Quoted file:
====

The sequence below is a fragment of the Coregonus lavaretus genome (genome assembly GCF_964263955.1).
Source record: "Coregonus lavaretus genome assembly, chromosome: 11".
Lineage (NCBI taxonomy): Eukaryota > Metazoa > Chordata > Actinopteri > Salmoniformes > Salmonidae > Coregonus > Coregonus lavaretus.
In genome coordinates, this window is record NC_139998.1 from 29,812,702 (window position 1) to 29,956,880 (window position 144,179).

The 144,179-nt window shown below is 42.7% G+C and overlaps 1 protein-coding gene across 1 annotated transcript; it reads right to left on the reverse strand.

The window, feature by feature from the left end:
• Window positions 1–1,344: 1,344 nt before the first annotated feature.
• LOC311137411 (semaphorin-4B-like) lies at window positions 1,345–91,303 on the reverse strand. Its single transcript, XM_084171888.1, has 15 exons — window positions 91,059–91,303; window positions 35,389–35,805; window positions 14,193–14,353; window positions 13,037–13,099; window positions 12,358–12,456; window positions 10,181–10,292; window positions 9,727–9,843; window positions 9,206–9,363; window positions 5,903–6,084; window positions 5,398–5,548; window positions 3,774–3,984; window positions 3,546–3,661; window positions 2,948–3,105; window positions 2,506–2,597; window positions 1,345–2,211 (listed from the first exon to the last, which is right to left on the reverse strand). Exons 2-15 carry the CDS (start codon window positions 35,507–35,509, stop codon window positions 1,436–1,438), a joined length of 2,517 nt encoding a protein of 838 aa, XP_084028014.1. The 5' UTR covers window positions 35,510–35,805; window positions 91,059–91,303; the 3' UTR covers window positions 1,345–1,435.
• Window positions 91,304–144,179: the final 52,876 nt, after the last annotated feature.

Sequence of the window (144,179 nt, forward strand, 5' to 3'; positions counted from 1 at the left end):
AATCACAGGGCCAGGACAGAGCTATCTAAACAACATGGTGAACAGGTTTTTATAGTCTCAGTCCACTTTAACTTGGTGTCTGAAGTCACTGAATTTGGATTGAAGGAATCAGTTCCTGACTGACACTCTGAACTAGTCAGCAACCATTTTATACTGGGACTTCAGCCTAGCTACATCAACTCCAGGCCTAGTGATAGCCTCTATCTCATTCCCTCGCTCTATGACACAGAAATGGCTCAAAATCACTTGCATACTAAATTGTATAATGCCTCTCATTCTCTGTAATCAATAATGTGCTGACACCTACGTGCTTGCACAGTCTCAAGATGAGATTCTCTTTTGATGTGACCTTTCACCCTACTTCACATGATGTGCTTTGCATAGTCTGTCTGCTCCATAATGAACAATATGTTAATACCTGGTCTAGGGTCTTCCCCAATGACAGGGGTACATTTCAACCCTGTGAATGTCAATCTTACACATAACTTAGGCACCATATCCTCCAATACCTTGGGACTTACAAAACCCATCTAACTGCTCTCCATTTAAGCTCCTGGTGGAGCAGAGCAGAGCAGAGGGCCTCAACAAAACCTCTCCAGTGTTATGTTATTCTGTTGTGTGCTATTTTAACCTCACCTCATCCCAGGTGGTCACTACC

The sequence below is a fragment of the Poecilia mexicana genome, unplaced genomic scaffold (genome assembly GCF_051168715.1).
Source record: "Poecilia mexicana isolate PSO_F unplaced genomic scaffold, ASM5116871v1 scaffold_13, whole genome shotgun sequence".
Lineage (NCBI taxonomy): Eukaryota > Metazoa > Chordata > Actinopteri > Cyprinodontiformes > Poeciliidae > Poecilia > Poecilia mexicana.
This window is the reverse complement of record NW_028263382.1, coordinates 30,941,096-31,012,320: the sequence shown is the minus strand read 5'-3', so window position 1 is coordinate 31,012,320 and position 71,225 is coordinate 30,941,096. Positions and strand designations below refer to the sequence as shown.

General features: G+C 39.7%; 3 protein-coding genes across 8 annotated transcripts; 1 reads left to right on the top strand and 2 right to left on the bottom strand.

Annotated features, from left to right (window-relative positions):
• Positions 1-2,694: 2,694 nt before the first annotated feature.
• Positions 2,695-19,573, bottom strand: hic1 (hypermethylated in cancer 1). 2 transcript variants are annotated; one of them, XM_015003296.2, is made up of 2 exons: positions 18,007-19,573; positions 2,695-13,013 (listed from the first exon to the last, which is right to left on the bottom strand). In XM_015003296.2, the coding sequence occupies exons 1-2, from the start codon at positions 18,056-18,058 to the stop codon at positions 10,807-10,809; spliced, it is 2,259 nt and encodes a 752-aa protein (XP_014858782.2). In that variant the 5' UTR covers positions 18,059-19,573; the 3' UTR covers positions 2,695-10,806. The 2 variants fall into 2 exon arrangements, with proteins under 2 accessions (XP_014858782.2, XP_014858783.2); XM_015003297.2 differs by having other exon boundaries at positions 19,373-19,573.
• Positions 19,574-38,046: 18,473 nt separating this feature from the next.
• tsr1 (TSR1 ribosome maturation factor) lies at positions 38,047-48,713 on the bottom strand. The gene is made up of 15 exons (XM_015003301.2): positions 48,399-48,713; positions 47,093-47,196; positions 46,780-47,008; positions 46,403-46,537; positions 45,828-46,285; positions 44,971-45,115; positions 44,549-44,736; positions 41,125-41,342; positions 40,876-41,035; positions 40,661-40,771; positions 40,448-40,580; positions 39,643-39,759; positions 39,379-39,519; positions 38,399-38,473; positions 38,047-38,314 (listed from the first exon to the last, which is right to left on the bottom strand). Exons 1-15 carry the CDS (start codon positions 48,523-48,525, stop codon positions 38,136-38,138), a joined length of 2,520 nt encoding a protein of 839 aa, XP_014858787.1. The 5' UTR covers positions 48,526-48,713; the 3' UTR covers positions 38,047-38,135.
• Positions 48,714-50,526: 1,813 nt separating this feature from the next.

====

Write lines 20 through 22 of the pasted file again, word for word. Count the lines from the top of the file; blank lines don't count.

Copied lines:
• Positions 19,574-38,046: 18,473 nt separating this feature from the next.
• tsr1 (TSR1 ribosome maturation factor) lies at positions 38,047-48,713 on the bottom strand. The gene is made up of 15 exons (XM_015003301.2): positions 48,399-48,713; positions 47,093-47,196; positions 46,780-47,008; positions 46,403-46,537; positions 45,828-46,285; positions 44,971-45,115; positions 44,549-44,736; positions 41,125-41,342; positions 40,876-41,035; positions 40,661-40,771; positions 40,448-40,580; positions 39,643-39,759; positions 39,379-39,519; positions 38,399-38,473; positions 38,047-38,314 (listed from the first exon to the last, which is right to left on the bottom strand). Exons 1-15 carry the CDS (start codon positions 48,523-48,525, stop codon positions 38,136-38,138), a joined length of 2,520 nt encoding a protein of 839 aa, XP_014858787.1. The 5' UTR covers positions 48,526-48,713; the 3' UTR covers positions 38,047-38,135.
• Positions 48,714-50,526: 1,813 nt separating this feature from the next.